What is a Business Loan?

    A business loan also provides up-front cash, but is paid back in monthly installments. These are usually withdrawn directly from your operations account, but terms are flexible if another method works better for your business.

    For example, let’s say your company needed $1,000 for an advertising blitz in the month prior to your peak season. With that advertising in place, you would be positioned to lead the pack in your region for your industry. Without it, your competition would get the lion’s share of the business and the lost business would amount to far more than the $1,000 you would invest. But it’s been a year since the last peak season, and you don’t have the cash on hand. You need the cash, and like any smart business person you look at the two cash advance options for your business in detail.

    Merchant Cash Advance vs Business Loan

    Though it comes from the newer platform lending model. a Kabbage business loan is still legally a loan. This means it’s scrutinized by federal authorities and subject to limitations and enforcement. Merchant cash advances aren’t technically a loan because of how the payments are structured. This means they aren’t as regulated or carefully watched. This doesn’t automatically mean that merchant advance funding comes with abusive interest rates and contracts, but it does mean you should read and understand that contract as completely as possible.

    Merchant cash advance loans approve any business that shows a history of credit card receipts sufficient to pay the money back. This makes them attractive to companies with new or bruised credit histories. Kabbage loans look at data from a variety of sources, including social sharing indicators, your cash flow reports, traditional credit reporting and industry metrics. Armed with that information, Kabbage can grant credit to struggling companies (at a higher interest rate to justify the risk), but can give lower rates to those who have earned them.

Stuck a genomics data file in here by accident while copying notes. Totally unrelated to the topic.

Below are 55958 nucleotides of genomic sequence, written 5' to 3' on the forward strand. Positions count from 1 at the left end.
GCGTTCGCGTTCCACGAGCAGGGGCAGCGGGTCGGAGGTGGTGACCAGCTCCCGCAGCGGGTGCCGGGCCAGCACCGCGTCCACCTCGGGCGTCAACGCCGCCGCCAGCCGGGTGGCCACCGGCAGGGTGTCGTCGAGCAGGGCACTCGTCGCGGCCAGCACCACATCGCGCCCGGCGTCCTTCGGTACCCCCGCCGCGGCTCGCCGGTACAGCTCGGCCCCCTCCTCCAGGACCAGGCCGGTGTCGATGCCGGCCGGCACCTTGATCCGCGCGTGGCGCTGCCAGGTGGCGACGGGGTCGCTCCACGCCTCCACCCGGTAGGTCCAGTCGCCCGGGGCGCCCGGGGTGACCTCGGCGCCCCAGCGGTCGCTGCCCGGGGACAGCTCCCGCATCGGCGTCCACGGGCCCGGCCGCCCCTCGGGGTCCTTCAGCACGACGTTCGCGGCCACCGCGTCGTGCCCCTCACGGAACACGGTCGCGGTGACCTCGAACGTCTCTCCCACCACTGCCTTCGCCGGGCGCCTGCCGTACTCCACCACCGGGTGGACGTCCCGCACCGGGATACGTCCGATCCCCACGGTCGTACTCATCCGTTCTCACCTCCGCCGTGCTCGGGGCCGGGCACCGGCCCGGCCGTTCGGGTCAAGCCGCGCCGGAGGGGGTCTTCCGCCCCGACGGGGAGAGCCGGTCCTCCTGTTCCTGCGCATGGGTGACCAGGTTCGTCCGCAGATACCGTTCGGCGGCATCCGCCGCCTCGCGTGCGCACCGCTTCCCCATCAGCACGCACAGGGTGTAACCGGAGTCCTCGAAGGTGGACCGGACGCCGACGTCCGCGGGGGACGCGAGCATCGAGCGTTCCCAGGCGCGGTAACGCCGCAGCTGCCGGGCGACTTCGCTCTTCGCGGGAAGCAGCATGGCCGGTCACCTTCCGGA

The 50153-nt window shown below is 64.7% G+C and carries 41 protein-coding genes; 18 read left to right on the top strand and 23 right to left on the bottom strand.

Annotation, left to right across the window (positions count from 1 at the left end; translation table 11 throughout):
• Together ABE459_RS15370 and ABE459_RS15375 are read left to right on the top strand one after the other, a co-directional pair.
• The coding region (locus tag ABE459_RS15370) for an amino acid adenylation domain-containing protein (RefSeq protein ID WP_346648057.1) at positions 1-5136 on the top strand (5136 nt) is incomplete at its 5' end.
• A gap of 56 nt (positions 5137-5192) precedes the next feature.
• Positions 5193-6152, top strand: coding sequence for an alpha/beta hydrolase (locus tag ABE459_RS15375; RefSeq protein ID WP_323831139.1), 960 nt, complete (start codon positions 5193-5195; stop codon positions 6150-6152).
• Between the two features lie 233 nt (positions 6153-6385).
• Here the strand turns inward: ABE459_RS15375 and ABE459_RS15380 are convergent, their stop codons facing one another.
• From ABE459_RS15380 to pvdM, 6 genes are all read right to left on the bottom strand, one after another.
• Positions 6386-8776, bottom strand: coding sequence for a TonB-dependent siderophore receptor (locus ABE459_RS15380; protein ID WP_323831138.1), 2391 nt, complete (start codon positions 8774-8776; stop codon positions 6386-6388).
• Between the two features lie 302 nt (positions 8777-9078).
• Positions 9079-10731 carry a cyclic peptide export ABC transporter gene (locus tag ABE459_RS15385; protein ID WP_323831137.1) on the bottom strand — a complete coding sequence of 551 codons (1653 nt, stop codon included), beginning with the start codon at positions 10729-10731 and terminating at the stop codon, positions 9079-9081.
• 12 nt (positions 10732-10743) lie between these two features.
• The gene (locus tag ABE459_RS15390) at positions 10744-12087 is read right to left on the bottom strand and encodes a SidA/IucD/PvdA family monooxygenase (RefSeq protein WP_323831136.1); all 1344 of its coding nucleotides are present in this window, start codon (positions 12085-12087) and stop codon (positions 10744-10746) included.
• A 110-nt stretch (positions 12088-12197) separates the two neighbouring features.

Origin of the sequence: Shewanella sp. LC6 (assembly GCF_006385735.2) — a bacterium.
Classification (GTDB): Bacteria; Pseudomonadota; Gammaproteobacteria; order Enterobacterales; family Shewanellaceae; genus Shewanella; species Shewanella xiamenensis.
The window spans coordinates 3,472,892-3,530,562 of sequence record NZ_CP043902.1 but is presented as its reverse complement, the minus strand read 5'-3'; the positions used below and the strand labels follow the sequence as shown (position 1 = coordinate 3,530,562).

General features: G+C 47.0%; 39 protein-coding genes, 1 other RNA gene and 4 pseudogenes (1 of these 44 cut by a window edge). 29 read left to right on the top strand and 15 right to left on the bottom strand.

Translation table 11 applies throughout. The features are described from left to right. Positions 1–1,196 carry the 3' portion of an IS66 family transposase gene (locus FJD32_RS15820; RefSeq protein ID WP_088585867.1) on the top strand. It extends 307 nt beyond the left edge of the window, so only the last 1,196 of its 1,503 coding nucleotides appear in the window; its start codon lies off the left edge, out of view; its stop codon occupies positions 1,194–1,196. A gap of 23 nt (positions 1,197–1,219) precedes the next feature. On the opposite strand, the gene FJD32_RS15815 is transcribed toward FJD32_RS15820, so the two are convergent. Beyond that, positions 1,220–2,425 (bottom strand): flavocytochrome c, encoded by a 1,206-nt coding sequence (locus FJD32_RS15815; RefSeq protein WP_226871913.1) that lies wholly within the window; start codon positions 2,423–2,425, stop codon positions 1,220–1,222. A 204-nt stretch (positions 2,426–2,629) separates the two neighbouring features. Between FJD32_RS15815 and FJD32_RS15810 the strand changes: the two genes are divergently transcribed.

In this category, both means of lending are about equivalent. Kabbage loans deliver funds within 24 hours of approval. Most merchant cash advances work at the same speed – but not always. Ask about this if you go with merchant advance funding and need the money quickly.

    Merchant cash advances take a percentage of credit card sales until the loan is paid. Kabbage loans take 1/6 th of the loan plus interest each month for six months. If your company needs flexibility that matches performance, a merchant advance might be the better option. If you want reliable, predictable costs for the borrowed money, Kabbage loans serve those goals more effectively.

    For the first two months of a Kabbage loan, the interest rate is between 1 and 13 percent of the principal, based on the metrics gathered during the approval phase of the application. The rate then falls to 1 percent for the remaining six months of the loan. Merchant cash advance operations do not typically publish their interest rates. Independent analysis of a variety of merchant advance funding offers puts the average APR at more than 38 percent.

    Merchant cash advances often include set-up fees, processing fees and even payment fees that can as much as double the actual cost of the loan. Kabbage loans include no extra fees. They cost as much as the “price tag” says.

    Which is the better option? As with all business decisions, there’s no single good answer. Platform lending like Kabbage serves one set of business needs, while cash advance loans serve a different set. While we can’t give you a definite answer, we hope this has helped you identify the best questions. If not, watch this two minute video on Merchant Cash Advances vs Kabbage Business Loans for more information.

    If you have experience with merchant cash advances versus business loans, tell us a bit about it in the comments below. Help the Kabbage community benefit from your experiences.